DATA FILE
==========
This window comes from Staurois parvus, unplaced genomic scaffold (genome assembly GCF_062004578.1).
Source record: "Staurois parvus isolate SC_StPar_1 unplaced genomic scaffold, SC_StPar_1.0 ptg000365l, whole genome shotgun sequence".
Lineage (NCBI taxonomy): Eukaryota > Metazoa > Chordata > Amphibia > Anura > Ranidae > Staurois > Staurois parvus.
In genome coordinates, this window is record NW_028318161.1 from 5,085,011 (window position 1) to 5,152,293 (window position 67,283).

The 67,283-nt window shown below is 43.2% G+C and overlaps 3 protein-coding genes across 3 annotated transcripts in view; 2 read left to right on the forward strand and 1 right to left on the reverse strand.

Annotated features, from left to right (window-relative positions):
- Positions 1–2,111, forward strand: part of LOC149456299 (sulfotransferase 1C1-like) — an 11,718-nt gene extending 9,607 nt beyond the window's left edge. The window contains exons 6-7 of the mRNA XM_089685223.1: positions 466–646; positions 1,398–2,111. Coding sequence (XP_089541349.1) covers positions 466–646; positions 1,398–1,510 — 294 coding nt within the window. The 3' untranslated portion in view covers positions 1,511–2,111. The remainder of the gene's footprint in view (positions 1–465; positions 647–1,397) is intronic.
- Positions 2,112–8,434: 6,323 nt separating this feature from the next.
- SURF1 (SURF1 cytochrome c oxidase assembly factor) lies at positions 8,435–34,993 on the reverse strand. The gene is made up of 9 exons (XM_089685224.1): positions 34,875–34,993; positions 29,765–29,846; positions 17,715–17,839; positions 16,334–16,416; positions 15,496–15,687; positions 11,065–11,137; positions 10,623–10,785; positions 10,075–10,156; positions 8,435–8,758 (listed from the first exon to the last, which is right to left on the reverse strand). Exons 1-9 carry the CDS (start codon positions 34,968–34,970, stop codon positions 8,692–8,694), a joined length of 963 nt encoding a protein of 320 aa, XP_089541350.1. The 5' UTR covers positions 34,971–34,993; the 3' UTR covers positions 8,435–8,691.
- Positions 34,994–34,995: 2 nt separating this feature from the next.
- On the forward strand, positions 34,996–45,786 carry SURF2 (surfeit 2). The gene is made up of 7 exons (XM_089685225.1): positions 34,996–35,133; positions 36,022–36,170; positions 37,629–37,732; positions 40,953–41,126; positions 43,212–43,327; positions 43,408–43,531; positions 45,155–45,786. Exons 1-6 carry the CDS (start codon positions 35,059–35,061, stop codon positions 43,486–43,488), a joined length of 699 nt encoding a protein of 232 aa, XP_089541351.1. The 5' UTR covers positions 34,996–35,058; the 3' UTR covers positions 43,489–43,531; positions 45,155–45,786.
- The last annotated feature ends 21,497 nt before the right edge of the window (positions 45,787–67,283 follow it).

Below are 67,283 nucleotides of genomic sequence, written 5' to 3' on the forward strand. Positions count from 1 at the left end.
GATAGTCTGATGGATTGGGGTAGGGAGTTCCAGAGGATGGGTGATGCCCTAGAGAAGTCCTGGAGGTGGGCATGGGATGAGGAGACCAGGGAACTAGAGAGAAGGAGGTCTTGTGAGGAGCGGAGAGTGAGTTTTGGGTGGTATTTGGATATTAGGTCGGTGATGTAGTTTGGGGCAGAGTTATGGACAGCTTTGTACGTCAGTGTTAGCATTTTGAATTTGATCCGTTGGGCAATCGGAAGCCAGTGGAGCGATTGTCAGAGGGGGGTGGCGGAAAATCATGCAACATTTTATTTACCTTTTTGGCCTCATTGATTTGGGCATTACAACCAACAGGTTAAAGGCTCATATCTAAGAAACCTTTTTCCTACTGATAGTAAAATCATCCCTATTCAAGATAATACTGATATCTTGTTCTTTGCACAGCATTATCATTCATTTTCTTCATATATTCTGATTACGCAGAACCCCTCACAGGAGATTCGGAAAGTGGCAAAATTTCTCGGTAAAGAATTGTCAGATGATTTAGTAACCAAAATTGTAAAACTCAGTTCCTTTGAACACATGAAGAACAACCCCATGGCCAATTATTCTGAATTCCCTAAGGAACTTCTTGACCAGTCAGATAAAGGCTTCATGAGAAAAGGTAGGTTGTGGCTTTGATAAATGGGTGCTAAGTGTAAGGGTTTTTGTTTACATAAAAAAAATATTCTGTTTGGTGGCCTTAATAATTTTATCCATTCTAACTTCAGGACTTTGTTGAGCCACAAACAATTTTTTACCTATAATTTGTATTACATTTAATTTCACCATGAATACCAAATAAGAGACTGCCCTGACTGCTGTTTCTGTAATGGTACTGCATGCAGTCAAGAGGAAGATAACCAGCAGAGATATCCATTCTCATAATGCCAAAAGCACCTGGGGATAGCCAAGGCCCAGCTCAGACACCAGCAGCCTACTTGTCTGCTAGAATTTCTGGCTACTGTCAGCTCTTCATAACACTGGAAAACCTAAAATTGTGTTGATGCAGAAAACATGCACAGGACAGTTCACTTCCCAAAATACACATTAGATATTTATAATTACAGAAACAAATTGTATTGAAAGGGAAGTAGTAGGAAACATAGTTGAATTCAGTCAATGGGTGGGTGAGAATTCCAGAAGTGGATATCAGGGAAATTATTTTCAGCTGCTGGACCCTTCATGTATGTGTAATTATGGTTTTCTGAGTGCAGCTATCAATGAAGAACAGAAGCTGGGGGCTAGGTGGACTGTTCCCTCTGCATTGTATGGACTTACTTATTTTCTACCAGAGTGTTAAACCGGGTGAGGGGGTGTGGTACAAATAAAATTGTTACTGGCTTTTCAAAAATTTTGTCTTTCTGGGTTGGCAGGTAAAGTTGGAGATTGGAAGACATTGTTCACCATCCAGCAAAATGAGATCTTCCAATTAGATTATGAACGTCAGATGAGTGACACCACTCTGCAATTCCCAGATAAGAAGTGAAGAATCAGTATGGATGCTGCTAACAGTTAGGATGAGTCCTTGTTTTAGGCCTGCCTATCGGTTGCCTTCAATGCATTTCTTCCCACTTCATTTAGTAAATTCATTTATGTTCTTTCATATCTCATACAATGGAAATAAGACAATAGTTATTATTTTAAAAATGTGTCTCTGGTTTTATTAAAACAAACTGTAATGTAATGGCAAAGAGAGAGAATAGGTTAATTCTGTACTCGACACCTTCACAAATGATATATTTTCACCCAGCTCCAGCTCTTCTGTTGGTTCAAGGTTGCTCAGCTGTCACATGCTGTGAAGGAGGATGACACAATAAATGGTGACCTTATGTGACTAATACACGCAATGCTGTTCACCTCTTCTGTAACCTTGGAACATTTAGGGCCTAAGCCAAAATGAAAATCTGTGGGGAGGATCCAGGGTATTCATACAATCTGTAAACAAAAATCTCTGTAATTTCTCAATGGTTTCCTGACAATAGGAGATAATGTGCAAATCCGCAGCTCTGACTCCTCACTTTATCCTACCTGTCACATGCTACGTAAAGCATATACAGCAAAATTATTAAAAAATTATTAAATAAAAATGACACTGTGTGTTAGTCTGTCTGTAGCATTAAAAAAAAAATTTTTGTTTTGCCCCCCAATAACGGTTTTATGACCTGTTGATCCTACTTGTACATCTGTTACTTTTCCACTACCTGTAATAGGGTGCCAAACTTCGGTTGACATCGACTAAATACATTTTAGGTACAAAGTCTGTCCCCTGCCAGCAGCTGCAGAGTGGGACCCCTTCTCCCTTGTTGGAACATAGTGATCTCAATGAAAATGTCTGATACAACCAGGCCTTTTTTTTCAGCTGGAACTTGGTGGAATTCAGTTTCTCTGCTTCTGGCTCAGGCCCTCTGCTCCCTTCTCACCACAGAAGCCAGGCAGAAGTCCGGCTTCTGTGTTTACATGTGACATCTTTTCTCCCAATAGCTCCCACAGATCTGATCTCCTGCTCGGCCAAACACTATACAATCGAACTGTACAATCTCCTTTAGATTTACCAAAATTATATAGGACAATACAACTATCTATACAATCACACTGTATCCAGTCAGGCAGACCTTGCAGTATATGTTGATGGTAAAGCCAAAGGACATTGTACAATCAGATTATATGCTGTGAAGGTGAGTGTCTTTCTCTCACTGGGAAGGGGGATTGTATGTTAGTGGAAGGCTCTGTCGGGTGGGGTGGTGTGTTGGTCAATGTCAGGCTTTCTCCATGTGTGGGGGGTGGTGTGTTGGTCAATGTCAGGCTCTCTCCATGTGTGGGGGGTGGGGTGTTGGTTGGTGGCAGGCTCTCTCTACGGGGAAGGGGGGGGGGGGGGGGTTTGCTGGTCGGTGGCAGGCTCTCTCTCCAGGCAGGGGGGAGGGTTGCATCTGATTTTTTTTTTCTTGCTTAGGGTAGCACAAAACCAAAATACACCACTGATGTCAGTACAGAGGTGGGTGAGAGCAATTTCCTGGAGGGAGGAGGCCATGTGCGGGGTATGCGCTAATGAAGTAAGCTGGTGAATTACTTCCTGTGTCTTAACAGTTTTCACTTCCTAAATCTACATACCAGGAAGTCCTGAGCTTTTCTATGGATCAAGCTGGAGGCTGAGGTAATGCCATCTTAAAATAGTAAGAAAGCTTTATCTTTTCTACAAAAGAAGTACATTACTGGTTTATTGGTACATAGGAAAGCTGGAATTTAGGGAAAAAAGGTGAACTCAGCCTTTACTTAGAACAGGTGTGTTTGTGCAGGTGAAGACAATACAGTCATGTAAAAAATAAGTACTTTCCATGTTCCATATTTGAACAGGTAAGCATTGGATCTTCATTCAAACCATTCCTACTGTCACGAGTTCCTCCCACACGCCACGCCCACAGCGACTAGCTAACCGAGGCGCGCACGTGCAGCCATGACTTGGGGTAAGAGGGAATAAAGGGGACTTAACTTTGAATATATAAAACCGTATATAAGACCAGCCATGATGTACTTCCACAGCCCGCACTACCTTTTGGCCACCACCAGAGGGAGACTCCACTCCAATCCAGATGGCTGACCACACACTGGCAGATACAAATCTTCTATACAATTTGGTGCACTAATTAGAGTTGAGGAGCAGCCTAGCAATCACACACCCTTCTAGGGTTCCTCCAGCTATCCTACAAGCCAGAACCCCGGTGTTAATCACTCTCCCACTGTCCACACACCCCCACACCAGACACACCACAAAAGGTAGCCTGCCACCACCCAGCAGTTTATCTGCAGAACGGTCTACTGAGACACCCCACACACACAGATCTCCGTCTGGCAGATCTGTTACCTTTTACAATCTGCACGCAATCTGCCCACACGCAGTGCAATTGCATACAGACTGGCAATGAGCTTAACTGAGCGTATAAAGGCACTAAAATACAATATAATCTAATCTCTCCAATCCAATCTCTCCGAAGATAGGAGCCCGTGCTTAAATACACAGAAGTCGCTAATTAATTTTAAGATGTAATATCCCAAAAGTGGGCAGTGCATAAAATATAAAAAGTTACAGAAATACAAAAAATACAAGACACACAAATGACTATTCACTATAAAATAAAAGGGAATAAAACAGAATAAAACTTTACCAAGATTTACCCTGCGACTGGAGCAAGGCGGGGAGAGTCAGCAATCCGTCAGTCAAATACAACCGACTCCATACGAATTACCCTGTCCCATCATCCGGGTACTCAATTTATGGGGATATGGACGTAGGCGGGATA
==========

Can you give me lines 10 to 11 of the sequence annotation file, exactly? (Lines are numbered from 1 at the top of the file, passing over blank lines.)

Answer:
- Positions 34,994–34,995: 2 nt separating this feature from the next.
- On the forward strand, positions 34,996–45,786 carry SURF2 (surfeit 2). The gene is made up of 7 exons (XM_089685225.1): positions 34,996–35,133; positions 36,022–36,170; positions 37,629–37,732; positions 40,953–41,126; positions 43,212–43,327; positions 43,408–43,531; positions 45,155–45,786. Exons 1-6 carry the CDS (start codon positions 35,059–35,061, stop codon positions 43,486–43,488), a joined length of 699 nt encoding a protein of 232 aa, XP_089541351.1. The 5' UTR covers positions 34,996–35,058; the 3' UTR covers positions 43,489–43,531; positions 45,155–45,786.